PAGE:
My interest in graphic design comes from a deep desire to make poetry & words more expressive, accessible & comprehensible to non-poets. As a poet, I have returned & recommitted to the written word through design again and again–from illustrations of nursery rhymes and children’s poetry, to poems projected on screens in the classic 1980’s PBS series Voices and Visions, an early example of the video poem, to poetry in subway stations and buses, to projections of poems on walls and screens, to animated poetry and high tech 3-D visualizations like wordCake, to the floating letters of 20th c. Constructivists, to the use of text–word, number, notation, music, code–as texture in collage, and of course, the world of visual poetry, in which word and image come together with drama and purpose.
Software like Indesign and Illustrator has allowed poets interested in these tools to take control of their own design. The print work of Douglas Kearney, Black Automaton and Patter, is one example of the power of innovative graphic design and poetry in the hands of a single original artist. Digital design also makes possible the work of artistic teams like Amaranth Borsuk and Brad Bouse, whose Between Page and Screen “explores the place of books as objects in an era of increasingly screen-based reading,” linking an original letterpress artist book to a website where it can be experienced:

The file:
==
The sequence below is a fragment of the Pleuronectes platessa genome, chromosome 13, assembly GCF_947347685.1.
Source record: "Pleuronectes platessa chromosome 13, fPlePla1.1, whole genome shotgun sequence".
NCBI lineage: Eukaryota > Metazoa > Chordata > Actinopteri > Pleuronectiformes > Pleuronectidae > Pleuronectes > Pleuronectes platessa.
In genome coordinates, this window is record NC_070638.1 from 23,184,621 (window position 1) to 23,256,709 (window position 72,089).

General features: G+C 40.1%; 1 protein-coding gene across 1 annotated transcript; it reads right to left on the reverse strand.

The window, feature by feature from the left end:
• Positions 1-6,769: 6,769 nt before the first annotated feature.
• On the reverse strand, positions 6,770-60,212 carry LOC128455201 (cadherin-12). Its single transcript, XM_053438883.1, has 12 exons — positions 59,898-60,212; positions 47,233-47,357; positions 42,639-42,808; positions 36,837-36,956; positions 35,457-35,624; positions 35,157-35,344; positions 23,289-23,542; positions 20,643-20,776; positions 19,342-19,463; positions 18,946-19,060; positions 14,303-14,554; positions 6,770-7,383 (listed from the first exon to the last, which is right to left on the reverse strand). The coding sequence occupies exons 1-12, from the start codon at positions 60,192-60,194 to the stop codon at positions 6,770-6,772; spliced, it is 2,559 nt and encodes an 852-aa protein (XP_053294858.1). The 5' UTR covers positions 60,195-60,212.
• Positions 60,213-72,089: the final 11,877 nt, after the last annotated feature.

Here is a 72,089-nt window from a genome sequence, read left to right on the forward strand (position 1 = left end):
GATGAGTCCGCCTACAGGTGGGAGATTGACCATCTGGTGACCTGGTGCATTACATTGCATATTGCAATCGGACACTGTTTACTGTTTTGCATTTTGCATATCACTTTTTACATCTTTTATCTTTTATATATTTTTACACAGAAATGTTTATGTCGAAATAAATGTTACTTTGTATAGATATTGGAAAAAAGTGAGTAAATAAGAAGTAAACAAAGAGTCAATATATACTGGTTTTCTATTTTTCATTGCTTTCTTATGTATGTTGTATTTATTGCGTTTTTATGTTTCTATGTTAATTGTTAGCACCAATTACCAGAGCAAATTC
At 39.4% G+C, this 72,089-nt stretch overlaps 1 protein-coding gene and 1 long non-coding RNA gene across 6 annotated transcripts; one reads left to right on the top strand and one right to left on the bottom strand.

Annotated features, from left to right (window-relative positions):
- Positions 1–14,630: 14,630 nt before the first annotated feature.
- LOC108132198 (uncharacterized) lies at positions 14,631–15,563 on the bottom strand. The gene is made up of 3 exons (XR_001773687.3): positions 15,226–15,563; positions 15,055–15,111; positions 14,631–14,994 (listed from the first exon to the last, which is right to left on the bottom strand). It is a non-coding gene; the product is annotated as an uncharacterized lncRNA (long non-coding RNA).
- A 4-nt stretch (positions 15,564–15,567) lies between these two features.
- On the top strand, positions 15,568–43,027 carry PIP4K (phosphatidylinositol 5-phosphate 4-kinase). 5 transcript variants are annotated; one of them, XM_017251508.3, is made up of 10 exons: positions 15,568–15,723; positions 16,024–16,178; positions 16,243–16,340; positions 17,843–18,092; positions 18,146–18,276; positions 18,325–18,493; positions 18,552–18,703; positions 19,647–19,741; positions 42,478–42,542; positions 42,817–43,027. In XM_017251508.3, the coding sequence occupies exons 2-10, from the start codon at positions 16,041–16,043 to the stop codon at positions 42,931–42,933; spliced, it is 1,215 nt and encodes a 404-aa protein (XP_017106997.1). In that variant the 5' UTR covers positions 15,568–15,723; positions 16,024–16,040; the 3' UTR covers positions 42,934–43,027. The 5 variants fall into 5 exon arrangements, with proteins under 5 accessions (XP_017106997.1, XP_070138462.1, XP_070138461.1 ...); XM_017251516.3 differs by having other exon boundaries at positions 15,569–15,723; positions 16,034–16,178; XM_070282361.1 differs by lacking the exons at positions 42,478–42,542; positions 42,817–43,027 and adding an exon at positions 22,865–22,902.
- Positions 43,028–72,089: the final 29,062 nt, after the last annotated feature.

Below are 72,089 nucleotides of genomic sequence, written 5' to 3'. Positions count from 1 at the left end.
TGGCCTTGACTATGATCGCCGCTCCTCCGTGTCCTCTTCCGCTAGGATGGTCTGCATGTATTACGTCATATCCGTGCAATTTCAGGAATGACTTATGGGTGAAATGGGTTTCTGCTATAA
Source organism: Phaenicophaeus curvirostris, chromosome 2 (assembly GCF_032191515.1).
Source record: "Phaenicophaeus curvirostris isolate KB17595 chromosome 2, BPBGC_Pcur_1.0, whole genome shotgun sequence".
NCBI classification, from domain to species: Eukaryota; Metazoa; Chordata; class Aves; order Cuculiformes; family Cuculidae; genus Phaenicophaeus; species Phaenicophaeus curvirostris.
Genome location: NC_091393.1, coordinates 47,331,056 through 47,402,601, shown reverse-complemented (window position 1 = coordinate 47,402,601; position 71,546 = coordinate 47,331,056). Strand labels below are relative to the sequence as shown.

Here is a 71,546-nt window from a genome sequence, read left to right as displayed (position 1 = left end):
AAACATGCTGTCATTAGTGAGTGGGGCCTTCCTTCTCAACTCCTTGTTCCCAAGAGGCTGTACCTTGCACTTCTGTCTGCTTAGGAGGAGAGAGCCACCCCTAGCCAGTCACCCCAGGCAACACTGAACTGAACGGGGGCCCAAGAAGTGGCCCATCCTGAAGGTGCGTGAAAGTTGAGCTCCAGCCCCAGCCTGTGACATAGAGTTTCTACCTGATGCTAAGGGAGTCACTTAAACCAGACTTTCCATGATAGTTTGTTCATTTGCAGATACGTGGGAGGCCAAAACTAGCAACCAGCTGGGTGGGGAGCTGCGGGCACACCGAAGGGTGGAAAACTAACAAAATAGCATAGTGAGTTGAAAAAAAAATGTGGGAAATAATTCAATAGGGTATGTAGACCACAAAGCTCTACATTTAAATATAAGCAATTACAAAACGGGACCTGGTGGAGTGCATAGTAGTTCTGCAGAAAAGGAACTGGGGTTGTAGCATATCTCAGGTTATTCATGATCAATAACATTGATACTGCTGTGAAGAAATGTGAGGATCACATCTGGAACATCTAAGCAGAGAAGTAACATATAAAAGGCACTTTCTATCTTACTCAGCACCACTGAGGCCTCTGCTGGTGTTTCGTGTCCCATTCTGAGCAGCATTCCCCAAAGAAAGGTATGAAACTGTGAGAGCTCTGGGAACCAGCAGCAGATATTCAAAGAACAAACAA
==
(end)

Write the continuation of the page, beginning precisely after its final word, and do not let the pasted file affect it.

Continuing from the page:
The poems that appear, a series of letters written by two lovers struggling to map the boundaries of their relationship, do not exist on either page or screen, but in the augmented space between them opened up by the reader.
The possibilities of digital-print interactions, overlaps, and references seem endless, and for poets, whose virtually unmarketable work has such a small audience, especially appealing. Bringing together the handmade with innovative tech in software, programming, app design, and computer graphics opens up new directions for individual and collaborative work in word design. Poetry’s capacity to focus intensively on word, metaphor, and detail enriches these worlds, too, as they enrich poetry.
In this series of conversations, I speak primarily to Wisconsin and Midwest-based book and letterpress artists about their relation to the handmade, its appeal in our digitally centered culture, the significance in their print work of texture, textiles, and text, and their relation, positive or not, to tech.